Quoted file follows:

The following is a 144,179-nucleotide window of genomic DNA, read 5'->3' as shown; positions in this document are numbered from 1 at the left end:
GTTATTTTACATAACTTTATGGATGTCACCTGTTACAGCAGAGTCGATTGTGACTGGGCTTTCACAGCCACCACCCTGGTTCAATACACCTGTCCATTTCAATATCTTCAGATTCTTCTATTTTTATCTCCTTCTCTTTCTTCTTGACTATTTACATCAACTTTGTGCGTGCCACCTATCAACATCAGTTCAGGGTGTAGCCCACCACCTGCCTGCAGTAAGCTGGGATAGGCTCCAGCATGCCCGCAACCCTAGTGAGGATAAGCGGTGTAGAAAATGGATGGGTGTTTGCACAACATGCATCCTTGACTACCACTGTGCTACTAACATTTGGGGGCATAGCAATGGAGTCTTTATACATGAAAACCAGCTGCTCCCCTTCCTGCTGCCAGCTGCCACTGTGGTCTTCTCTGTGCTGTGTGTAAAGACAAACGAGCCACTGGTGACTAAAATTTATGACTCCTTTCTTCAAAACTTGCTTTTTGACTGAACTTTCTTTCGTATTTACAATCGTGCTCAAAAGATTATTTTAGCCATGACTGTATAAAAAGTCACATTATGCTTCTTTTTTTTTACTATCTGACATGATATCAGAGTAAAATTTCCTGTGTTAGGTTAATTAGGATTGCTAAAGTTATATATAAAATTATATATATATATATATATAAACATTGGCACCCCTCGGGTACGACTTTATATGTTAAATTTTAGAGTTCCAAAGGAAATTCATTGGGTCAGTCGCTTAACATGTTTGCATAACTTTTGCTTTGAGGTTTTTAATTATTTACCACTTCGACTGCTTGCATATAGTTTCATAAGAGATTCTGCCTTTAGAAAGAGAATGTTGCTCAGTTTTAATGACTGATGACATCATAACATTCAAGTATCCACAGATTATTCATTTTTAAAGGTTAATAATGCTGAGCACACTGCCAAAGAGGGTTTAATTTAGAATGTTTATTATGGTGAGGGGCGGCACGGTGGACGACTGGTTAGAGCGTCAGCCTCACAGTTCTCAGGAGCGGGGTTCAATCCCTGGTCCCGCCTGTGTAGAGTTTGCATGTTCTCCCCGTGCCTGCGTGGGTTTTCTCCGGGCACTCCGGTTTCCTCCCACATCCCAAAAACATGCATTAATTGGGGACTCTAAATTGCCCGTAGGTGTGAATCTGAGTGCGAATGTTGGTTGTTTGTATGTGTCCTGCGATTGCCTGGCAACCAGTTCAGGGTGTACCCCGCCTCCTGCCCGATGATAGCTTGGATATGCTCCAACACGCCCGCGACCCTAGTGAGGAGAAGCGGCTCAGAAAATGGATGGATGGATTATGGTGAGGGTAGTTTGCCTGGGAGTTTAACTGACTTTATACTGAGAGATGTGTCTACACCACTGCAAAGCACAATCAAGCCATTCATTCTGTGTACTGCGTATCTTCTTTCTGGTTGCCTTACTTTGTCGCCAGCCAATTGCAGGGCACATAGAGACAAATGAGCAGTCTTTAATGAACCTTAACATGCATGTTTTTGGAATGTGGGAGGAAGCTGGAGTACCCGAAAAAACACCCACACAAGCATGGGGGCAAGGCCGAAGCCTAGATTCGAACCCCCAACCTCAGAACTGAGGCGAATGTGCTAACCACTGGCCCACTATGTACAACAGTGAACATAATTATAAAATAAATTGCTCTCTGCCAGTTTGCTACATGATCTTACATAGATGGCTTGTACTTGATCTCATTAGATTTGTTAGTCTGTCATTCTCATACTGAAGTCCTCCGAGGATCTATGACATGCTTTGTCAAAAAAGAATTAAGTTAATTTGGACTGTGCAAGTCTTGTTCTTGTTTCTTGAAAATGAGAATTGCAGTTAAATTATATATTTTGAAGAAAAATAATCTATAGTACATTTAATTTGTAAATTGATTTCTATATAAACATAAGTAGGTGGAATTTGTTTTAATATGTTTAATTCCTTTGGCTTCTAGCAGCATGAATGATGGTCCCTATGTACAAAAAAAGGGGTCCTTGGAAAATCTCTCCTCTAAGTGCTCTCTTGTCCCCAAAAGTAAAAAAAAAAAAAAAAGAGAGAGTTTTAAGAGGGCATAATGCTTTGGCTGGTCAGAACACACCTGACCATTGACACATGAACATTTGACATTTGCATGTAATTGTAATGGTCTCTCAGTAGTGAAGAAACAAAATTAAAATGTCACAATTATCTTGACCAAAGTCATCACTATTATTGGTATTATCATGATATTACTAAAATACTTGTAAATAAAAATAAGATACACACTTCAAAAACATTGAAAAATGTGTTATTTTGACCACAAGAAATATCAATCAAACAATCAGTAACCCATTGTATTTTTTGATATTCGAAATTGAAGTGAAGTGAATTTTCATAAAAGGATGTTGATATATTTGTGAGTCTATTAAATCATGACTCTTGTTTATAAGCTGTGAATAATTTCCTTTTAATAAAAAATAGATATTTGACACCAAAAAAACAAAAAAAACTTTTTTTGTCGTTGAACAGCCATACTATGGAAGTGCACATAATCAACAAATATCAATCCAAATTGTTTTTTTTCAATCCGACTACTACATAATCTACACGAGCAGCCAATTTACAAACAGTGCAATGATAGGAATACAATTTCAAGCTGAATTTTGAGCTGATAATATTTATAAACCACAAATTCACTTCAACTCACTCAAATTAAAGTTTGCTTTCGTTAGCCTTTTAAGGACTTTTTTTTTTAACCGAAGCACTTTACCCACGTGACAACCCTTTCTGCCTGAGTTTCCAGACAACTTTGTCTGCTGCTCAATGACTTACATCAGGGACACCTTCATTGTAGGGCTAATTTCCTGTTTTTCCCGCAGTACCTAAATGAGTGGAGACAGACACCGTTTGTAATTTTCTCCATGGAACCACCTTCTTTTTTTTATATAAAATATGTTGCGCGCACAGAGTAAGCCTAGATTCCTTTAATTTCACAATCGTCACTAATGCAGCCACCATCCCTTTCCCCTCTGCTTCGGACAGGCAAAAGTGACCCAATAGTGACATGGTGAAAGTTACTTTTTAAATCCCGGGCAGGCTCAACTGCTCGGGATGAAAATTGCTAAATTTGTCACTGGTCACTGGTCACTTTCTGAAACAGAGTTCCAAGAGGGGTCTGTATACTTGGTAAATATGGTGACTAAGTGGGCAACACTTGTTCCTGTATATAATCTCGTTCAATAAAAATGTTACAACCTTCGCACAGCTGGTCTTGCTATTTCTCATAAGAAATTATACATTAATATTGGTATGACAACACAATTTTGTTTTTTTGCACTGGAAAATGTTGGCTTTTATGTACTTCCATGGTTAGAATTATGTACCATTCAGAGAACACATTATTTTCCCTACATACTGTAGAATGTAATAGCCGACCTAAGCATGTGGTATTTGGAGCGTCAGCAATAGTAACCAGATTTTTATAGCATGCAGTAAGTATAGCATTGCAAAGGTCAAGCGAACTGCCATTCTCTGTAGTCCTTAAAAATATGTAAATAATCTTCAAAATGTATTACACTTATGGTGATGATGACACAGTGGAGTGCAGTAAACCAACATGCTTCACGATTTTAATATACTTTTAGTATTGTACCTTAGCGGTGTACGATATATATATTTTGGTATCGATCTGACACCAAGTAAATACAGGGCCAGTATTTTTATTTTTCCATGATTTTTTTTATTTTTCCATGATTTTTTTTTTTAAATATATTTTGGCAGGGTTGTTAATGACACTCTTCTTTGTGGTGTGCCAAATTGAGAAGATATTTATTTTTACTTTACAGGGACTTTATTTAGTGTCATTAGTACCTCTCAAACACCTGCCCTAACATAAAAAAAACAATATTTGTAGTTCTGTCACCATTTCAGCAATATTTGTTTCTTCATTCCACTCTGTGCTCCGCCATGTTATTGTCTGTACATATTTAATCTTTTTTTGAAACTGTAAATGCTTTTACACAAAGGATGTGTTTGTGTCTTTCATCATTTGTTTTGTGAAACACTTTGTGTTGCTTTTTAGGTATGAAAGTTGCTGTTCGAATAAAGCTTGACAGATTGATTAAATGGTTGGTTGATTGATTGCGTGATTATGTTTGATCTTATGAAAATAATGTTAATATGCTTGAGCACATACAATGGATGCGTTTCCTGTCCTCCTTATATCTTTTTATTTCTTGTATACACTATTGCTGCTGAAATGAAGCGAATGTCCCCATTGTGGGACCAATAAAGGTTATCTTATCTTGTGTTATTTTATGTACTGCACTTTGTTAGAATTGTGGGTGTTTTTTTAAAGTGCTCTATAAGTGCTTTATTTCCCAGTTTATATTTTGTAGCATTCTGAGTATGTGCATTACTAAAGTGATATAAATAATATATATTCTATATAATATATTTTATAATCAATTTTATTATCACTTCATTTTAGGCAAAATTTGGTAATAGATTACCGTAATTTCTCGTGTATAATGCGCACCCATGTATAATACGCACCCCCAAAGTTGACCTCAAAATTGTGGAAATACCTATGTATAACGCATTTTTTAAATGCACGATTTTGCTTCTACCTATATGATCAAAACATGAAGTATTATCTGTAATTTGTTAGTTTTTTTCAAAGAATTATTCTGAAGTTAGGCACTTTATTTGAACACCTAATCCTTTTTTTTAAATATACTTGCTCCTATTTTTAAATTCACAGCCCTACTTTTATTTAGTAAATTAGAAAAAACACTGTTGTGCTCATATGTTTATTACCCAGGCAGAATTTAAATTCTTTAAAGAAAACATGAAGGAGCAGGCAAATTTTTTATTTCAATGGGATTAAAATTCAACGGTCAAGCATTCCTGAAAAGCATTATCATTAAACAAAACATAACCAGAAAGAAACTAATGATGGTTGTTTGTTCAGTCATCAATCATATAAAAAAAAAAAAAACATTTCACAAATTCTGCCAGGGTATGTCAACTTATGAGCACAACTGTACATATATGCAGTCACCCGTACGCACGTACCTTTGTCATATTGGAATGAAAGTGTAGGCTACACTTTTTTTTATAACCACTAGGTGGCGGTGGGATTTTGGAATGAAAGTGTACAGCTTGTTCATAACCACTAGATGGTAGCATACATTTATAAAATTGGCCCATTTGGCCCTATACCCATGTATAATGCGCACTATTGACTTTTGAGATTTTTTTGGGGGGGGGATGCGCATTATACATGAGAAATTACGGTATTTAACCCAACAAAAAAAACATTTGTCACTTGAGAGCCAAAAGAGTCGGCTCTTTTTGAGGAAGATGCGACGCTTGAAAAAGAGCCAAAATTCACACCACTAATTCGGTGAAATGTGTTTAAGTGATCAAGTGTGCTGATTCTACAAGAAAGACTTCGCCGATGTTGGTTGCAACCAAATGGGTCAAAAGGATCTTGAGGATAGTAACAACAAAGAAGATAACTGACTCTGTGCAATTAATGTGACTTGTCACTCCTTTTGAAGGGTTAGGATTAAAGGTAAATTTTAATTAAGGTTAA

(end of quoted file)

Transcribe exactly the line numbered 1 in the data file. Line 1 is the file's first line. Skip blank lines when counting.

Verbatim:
The following is a 144,179-nucleotide window of genomic DNA, read 5'->3' as shown; positions in this document are numbered from 1 at the left end: